Friday, December 20, 2019

The Impact of Travel on the Evironment Essay example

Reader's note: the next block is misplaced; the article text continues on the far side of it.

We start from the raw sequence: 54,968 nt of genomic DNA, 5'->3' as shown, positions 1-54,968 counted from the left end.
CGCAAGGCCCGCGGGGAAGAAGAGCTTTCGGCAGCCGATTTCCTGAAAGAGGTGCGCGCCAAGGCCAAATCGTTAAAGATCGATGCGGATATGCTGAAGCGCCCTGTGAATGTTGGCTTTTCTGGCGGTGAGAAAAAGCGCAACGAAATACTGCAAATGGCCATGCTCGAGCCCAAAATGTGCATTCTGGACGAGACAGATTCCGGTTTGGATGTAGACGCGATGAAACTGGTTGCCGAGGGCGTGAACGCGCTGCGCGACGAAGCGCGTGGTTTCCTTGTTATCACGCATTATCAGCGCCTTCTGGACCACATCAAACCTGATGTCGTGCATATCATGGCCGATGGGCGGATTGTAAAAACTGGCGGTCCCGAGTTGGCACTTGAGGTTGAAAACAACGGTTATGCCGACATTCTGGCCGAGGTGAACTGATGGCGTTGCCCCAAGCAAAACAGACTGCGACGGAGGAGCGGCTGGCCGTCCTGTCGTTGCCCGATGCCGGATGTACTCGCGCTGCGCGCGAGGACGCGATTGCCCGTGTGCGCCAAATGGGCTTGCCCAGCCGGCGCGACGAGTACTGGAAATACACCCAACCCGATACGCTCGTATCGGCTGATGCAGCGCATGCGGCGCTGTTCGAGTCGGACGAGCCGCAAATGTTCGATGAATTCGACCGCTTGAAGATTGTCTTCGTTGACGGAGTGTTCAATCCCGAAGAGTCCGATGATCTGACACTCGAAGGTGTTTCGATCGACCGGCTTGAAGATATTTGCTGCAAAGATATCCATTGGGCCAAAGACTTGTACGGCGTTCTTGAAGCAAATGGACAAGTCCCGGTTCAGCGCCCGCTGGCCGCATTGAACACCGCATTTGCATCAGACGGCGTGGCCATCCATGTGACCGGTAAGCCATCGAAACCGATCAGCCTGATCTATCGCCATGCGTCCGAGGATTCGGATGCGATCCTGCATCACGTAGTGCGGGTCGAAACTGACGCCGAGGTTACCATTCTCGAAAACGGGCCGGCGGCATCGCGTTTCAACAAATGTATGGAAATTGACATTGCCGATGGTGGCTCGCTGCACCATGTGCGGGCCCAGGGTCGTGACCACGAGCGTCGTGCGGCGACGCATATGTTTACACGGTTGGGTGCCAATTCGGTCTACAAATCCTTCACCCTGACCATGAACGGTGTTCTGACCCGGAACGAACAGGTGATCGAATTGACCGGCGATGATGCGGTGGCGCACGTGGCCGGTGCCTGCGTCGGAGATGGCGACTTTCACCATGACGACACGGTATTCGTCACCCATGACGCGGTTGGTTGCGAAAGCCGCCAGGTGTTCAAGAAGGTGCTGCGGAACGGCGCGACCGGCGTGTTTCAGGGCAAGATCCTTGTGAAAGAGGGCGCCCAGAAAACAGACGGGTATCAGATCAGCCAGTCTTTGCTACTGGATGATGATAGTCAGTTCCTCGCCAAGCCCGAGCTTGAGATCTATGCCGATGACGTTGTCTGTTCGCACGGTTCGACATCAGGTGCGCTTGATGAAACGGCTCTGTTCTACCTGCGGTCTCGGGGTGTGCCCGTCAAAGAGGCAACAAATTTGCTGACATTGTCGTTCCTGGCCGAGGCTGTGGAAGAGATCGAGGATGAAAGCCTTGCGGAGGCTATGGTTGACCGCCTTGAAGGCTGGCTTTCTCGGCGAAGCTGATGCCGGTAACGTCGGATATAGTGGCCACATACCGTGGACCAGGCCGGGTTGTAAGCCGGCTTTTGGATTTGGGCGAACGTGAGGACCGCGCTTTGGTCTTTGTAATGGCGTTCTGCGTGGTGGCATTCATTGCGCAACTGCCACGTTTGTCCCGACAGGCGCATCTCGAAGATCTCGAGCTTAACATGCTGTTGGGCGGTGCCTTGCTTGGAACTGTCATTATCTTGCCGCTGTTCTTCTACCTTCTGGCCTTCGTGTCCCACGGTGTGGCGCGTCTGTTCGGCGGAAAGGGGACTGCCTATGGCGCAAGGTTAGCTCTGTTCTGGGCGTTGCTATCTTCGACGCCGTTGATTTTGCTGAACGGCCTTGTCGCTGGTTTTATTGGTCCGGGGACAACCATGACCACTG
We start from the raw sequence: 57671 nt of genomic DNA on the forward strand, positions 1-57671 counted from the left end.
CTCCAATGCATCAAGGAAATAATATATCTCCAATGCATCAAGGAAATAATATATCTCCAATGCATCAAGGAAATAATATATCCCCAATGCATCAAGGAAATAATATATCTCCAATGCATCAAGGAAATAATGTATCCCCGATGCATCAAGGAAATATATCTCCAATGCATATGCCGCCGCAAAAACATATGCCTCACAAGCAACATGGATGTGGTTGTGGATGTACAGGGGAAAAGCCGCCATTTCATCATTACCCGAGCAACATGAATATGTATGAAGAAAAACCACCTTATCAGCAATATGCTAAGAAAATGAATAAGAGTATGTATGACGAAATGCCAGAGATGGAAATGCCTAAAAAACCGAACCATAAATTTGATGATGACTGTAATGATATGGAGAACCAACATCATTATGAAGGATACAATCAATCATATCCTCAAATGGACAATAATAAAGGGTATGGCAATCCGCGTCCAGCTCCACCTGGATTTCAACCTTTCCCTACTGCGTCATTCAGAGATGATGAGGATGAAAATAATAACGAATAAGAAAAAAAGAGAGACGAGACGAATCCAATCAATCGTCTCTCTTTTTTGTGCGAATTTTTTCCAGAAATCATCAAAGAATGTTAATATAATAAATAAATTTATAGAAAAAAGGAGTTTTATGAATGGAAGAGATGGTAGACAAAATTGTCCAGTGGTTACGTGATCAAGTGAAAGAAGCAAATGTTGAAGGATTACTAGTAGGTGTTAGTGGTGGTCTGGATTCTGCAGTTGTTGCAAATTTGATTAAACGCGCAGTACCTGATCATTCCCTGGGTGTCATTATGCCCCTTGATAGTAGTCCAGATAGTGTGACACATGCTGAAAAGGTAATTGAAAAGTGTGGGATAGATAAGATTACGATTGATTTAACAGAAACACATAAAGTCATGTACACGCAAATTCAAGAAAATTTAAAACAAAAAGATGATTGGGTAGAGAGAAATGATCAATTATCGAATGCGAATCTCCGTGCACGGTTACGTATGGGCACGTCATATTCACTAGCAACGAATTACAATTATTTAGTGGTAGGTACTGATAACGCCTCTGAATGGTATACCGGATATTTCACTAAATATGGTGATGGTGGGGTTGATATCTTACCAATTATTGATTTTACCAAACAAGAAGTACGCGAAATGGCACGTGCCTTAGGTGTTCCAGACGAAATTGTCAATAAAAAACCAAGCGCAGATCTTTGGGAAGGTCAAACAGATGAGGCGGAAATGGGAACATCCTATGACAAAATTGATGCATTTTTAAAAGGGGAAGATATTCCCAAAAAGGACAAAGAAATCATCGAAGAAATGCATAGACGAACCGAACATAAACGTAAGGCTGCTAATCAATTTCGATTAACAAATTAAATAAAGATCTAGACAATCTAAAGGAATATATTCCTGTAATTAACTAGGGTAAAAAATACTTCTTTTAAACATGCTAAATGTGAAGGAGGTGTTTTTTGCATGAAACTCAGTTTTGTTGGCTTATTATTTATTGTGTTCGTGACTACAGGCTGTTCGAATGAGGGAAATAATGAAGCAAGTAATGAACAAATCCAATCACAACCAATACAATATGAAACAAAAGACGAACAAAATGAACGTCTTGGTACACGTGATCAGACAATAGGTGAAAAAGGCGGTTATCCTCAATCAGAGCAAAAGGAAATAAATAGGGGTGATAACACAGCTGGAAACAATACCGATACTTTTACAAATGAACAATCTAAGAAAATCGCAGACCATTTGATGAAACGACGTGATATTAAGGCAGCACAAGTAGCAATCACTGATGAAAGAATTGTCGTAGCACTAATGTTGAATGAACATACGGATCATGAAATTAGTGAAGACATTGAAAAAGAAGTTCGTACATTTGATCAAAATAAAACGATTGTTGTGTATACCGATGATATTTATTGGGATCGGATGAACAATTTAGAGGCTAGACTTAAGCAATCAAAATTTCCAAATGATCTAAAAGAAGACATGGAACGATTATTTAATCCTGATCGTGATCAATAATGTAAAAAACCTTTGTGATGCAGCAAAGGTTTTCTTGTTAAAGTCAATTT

The Impact of Travel on the Evironment Human history has been defined by movement and expansion, as humans slowly moved throughout the globe. Even after humans had populated the entire world, humans continued to travel for many reasons: war, trade, adventure, and religion. It would seem that the human species is filled with inveterate travelers. Throughout history, those nations and civilizations that had the best modes of transportation seemed to have a real competitive advantage. The â€Å"northern barbarians† who savaged and conquered much of Europe in its early history, the Greeks, the Romans, and eventually all of Europe in the age of Exploration dominated because they had superior transportation. Horses, boats, and well-built roads†¦show more content†¦Even plants that naturally occurred in certain areas were changed by human travel. Native plants to an area, such as cotton or flax, were crossbred with other forms of the plant from elsewhere to produce a better crop. The result of better, more durabl e crops is the inevitable over-use of the land, because the plant can survive increasingly difficult conditions. The animals that traveled with humans also caused major ecological side-effects. The horse, the cow, and the other large domesticated animals were unknown in the Americas before the Europeans â€Å"discovered† it. The addition of the horse to Plains Indian lifestyles made the damage that they did to the buffalo herds much more severe. In general, the excessive graining and over-planting that caused the Dust Bowl catastrophe of the 1930’s would not have happened if it was not for the plants and animals brought to the New World by the Europeans. In addition, the introduction of animals that are outside the established food chain can cause serious problems. In Australia, there is an annoying modern day example. The cane toad was introduced to Australia in 1935 from Hawaii to combat the scarab beetle. They had no natural predators in Australia, and therefore multiplied and spread throughout much of eastern Australia. They are considered a pest because they poison pets and l arge animals, and eat honeybees and

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